Stellar nurseries are made up of molecular clouds of dust and gas where star formation occurs. Astronomers need to study how stars are born to understand the mechanisms behind the universe. Now, an astronomer and artist used 3D printing to allow scientists to hold stellar nurses in their hands.

According to, astronomy assistant professor, Nia Imara from UC Santa Cruz created the resin globes using data acquired from these star-forming regions to reveal features in unparalleled detail that are often unseen in the usual renderings and animations of stellar nurseries.

 3D Printing Allows Astronomers to Hold Stellar Nurseries in Their Hands to Observe the Stars
(Photo: Wikimedia Commons)
This shot from the NASA/ESA Hubble Space Telescope shows a maelstrom of glowing gas and dark dust within one of the Milky Way’s satellite galaxies, the Large Magellanic Cloud (LMC). This stormy scene shows a stellar nursery known as N159, an HII region over 150 light-years across. N159 contains many hot young stars.

3D-Printed Stellar Nurseries

Imara, an astrophysicist and artist, and her collaborators used a sophisticated 3D printing process to create the resin globes that show fine-scale densities and gradients of turbulent clouds of dust and clouds as described in simulations of star-forming regions.

These 3D-printed stellar nurseries are highly polished spheres that are 8 centimeters in diameter. Imara said that this interactive object would help astronomers visualize structures where star formation occurs to better understand their physical processes.

Imara told UC Santa Cruz News Center that she got an idea from a sketch she made a few years back wherein she was holding a star. As someone who specializes in star formation within molecular clouds, it somehow occurred to her that she could build a 3D model of stellar nurseries using data from simulations of these star-forming regions.

Imara said that the 3D-printed stellar nurseries are an example of science imitating art. They were both visually striking and scientifically illuminating that astronomers begin to notice complex structures that are often obscured when using the usual techniques for visualizing simulations of stellar nurseries.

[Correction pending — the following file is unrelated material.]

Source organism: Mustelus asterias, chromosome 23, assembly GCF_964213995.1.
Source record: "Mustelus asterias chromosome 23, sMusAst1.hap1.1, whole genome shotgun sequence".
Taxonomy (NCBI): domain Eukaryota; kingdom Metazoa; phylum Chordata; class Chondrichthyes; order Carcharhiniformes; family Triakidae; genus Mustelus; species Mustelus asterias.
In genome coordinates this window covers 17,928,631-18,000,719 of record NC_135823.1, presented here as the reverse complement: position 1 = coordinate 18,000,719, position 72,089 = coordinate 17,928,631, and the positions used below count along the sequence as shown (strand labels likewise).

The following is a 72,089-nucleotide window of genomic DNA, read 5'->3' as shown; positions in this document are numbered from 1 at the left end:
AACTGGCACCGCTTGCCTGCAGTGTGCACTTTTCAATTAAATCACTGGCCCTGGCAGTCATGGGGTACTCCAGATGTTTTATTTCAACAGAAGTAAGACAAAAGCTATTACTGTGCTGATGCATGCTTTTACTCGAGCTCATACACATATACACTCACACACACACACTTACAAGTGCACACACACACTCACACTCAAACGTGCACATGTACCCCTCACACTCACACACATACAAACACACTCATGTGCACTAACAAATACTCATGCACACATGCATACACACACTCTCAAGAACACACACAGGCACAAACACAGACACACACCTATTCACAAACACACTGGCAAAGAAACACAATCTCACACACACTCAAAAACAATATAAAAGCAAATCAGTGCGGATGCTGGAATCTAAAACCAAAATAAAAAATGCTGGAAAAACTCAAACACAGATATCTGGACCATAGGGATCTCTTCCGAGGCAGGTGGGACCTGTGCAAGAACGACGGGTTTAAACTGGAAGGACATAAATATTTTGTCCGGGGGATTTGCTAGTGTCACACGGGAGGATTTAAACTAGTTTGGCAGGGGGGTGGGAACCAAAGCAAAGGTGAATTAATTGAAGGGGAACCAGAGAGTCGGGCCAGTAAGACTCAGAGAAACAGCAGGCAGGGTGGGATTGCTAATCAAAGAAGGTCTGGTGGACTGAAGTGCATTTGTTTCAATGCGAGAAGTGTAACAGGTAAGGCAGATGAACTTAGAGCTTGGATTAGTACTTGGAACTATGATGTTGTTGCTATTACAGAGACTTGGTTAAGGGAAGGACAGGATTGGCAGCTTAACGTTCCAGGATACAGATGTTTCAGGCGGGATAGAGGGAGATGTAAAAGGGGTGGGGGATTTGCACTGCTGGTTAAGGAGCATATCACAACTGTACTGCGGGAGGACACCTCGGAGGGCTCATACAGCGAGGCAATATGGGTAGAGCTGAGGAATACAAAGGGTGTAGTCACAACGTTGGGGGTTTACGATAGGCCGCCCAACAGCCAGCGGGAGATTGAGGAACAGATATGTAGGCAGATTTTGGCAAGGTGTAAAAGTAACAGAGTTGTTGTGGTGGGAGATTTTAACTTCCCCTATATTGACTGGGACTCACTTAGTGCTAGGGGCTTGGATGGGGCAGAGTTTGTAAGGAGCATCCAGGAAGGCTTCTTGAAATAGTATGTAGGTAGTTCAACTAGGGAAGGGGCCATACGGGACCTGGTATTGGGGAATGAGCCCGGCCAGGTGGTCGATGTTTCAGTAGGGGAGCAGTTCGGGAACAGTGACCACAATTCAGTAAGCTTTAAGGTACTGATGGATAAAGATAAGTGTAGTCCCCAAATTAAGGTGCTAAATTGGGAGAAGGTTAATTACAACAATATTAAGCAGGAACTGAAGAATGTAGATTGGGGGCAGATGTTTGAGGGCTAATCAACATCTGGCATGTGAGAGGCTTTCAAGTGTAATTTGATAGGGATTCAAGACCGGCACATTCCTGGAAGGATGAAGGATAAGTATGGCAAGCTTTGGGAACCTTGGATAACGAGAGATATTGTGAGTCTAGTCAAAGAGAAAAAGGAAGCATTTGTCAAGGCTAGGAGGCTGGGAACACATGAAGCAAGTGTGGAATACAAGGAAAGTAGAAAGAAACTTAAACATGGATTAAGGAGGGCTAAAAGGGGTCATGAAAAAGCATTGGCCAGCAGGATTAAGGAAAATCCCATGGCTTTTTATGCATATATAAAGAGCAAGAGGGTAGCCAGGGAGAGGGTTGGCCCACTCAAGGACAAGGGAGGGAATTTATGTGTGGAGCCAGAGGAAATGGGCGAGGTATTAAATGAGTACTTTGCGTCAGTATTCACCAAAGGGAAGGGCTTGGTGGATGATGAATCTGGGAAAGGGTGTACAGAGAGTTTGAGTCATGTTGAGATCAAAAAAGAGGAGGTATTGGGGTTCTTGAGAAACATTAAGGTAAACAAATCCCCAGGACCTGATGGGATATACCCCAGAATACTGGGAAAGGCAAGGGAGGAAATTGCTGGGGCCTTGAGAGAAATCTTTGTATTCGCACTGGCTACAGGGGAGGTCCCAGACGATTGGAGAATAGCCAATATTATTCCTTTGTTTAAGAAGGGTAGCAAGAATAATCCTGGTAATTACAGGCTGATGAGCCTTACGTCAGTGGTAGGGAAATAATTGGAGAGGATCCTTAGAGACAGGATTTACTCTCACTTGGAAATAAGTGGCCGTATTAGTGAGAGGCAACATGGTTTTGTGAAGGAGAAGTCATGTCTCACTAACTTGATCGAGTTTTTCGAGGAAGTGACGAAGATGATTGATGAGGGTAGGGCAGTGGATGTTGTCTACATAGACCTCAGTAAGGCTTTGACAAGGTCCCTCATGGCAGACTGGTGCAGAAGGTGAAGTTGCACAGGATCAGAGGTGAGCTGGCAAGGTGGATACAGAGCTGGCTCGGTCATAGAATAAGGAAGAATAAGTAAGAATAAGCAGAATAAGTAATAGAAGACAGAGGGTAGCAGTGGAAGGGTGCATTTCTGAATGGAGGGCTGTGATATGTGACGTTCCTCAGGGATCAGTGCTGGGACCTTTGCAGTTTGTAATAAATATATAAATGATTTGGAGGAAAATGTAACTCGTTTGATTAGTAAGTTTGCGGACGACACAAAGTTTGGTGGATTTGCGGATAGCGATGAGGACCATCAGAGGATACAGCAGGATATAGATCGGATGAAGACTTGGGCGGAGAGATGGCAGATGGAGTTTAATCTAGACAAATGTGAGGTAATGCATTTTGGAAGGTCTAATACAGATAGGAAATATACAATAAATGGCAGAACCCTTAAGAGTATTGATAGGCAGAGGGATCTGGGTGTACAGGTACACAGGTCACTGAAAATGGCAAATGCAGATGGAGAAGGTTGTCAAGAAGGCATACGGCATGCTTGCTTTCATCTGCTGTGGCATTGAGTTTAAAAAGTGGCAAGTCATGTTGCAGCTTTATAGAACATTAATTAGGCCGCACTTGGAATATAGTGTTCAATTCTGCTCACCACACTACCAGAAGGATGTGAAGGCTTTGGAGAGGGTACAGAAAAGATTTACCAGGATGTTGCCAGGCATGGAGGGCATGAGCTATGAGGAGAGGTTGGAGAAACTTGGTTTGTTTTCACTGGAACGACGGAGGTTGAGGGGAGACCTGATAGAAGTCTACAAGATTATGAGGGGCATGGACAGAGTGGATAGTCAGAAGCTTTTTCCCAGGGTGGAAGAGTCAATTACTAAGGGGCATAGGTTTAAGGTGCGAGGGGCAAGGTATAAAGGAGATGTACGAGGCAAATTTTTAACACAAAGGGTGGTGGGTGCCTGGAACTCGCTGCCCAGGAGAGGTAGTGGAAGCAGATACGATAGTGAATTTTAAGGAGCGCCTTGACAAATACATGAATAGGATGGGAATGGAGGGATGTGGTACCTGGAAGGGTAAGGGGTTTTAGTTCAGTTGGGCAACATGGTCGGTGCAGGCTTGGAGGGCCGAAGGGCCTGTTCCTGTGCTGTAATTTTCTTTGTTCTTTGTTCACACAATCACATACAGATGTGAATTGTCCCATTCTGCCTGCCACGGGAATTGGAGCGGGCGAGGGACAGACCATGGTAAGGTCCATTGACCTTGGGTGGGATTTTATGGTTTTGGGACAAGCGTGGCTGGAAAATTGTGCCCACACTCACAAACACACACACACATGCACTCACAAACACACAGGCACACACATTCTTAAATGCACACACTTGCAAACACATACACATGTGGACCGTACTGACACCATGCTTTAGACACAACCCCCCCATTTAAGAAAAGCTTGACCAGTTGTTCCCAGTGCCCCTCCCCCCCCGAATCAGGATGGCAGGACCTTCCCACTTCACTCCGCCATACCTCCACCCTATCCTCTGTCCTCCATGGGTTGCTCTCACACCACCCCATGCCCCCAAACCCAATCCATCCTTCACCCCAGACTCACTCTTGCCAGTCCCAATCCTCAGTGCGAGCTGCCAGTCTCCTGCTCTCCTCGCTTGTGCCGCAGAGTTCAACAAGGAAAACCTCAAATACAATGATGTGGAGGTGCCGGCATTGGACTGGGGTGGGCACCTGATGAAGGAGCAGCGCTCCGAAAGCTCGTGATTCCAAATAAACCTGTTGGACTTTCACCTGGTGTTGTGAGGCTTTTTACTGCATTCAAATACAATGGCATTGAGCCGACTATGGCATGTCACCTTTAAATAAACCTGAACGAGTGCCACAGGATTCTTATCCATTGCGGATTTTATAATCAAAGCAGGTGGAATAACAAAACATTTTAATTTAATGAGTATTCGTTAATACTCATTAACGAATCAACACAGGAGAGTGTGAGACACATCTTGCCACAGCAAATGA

For instance, the spheres helped them to better see structures that are hard to distinguish in 2D slices or projections. Also, they reveal features that are more continuous than they would appear when presented in 2D projections.

"If you have something winding around through space, you might not realize that two regions are connected by the same structure, so having an interactive object you can rotate in your hand allows us to detect these continuities more easily," Imara said in the news release.

She described the 3D-printed stellar nurseries in her study, titled "Touching the Stars: Using High-Resolution 3D Printing to Visualize Stellar Nurseries," published in The Astrophysical Journal Letters.

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Star Formation in Stellar Regions

Orion Nebula is a famous region in the universe where stars were born. According to NASA, turbulence deep within these clouds of dust and gas gives rise to knots with enough mass for it to collapse on its gravitational pull. As these clouds collapse, the protostar within them begins to heat up to become a star someday.

Scientists have used 3D computer models before to predict that spinning clouds of dust and gas could break up into two to three blobs, which explains why many stars in the Milky Way are paired or in groups.

But not all of the pieces of the gathering dust and clouds become a star. Some become part of asteroids, planets, and comets, or sometimes they remain as dust clouds.

 RELATED ARTICLE: Where Stars Are Born: NASA's SOFIA Telescope Captures High-Resolution View of a Star Nursery in the Milky Way

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